China is pivoting from being the “factory of the world” to become a service-driven economy. National strategies, such as Made in China 2025 and Internet Plus, will pair modern manufacturing with high tech, including mobile internet, big data, and the Internet of Things (IoT).
The digital transformation of traditional enterprises will be expedited by the “industrial internet”—the application of technologies like 5G and cloud computing to help non-tech companies achieve higher levels of efficiency, productivity, and performance.
Niu Kuiguang (IDG): In the past 10 years, we made money from consumer internet. Moving on, consumer internet will still progress rapidly but investment opportunities will be in efficiency-driven areas.
Fu Jixun (GGV): I see two opportunity areas for incubators in China over the next 20 years —one is in local production to substitute imports, as globalization hits a wall. Another area will be industrial internet, which will improve efficiency in society.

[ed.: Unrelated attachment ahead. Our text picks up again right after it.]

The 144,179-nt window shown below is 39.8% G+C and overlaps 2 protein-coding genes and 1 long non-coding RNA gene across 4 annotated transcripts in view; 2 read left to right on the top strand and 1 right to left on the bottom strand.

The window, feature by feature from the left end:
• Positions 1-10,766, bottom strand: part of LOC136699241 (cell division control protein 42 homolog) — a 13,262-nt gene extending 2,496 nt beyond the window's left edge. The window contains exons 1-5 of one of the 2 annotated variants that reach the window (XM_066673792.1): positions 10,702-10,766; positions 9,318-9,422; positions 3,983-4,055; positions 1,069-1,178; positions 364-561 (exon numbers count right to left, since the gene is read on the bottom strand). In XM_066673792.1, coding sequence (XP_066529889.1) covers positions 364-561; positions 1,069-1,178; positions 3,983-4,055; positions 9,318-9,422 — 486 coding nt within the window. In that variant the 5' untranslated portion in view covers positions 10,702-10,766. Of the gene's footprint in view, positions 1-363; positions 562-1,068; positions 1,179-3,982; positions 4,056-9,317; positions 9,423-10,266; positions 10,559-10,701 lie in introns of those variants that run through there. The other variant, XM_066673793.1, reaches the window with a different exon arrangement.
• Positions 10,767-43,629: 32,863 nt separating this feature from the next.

After a number of spectacular failures in “new economy” ventures, VCs focusing on China are turning against business models that burn cash in early-stage customer acquisition, preferring to fund later-stage ventures with proven ideas, market, and profitability.
The trend has forced new ventures seeking early-stage funding to provide a path to profitability within 12 to 18 months. “Unit economics”—revenue and cost associated with the business model—is being discussed early in the process, something that did not happen five years ago.
These changes in startups mentality and valuation metrics are halting an era of reckless cash burning and kickstarting one where strong business models and cash flow prevail.
Xiong Fei (Matrix): The early days of investment in internet projects were like Zuckerberg (you have a great idea, a popular product). The next phase will be akin to Buffett (strong business model, good cash flow management). This is why vision funds are emphasizing more on cash flows.